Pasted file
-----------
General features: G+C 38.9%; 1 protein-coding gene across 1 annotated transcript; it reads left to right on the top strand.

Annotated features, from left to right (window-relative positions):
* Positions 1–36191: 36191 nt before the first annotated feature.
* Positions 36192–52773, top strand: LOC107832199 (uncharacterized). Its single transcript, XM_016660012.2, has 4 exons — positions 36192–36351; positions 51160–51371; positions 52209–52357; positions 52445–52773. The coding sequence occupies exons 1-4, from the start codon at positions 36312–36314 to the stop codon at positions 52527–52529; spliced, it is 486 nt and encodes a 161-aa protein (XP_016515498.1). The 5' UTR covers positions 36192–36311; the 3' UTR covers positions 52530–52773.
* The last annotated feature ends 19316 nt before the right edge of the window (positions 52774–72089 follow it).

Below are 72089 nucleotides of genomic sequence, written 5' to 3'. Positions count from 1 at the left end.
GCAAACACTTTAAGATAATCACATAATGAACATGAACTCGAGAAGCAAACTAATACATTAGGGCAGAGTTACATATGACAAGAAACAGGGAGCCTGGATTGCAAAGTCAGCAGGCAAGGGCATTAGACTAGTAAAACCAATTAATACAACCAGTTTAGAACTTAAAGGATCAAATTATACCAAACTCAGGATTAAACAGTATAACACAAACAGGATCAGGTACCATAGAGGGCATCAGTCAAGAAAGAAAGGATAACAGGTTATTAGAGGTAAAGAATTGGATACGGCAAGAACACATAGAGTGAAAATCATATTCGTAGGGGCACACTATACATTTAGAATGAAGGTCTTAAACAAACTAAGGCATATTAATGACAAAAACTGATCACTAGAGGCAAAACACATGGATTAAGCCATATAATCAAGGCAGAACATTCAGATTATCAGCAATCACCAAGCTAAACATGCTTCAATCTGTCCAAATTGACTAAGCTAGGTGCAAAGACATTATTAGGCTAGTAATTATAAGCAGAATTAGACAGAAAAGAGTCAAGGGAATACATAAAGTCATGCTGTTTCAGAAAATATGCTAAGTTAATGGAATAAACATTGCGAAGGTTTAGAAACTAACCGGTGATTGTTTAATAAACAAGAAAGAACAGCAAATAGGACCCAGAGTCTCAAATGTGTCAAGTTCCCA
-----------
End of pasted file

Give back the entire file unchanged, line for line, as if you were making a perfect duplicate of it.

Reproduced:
General features: G+C 38.9%; 1 protein-coding gene across 1 annotated transcript; it reads left to right on the top strand.

Annotated features, from left to right (window-relative positions):
* Positions 1–36191: 36191 nt before the first annotated feature.
* Positions 36192–52773, top strand: LOC107832199 (uncharacterized). Its single transcript, XM_016660012.2, has 4 exons — positions 36192–36351; positions 51160–51371; positions 52209–52357; positions 52445–52773. The coding sequence occupies exons 1-4, from the start codon at positions 36312–36314 to the stop codon at positions 52527–52529; spliced, it is 486 nt and encodes a 161-aa protein (XP_016515498.1). The 5' UTR covers positions 36192–36311; the 3' UTR covers positions 52530–52773.
* The last annotated feature ends 19316 nt before the right edge of the window (positions 52774–72089 follow it).

Below are 72089 nucleotides of genomic sequence, written 5' to 3'. Positions count from 1 at the left end.
GCAAACACTTTAAGATAATCACATAATGAACATGAACTCGAGAAGCAAACTAATACATTAGGGCAGAGTTACATATGACAAGAAACAGGGAGCCTGGATTGCAAAGTCAGCAGGCAAGGGCATTAGACTAGTAAAACCAATTAATACAACCAGTTTAGAACTTAAAGGATCAAATTATACCAAACTCAGGATTAAACAGTATAACACAAACAGGATCAGGTACCATAGAGGGCATCAGTCAAGAAAGAAAGGATAACAGGTTATTAGAGGTAAAGAATTGGATACGGCAAGAACACATAGAGTGAAAATCATATTCGTAGGGGCACACTATACATTTAGAATGAAGGTCTTAAACAAACTAAGGCATATTAATGACAAAAACTGATCACTAGAGGCAAAACACATGGATTAAGCCATATAATCAAGGCAGAACATTCAGATTATCAGCAATCACCAAGCTAAACATGCTTCAATCTGTCCAAATTGACTAAGCTAGGTGCAAAGACATTATTAGGCTAGTAATTATAAGCAGAATTAGACAGAAAAGAGTCAAGGGAATACATAAAGTCATGCTGTTTCAGAAAATATGCTAAGTTAATGGAATAAACATTGCGAAGGTTTAGAAACTAACCGGTGATTGTTTAATAAACAAGAAAGAACAGCAAATAGGACCCAGAGTCTCAAATGTGTCAAGTTCCCA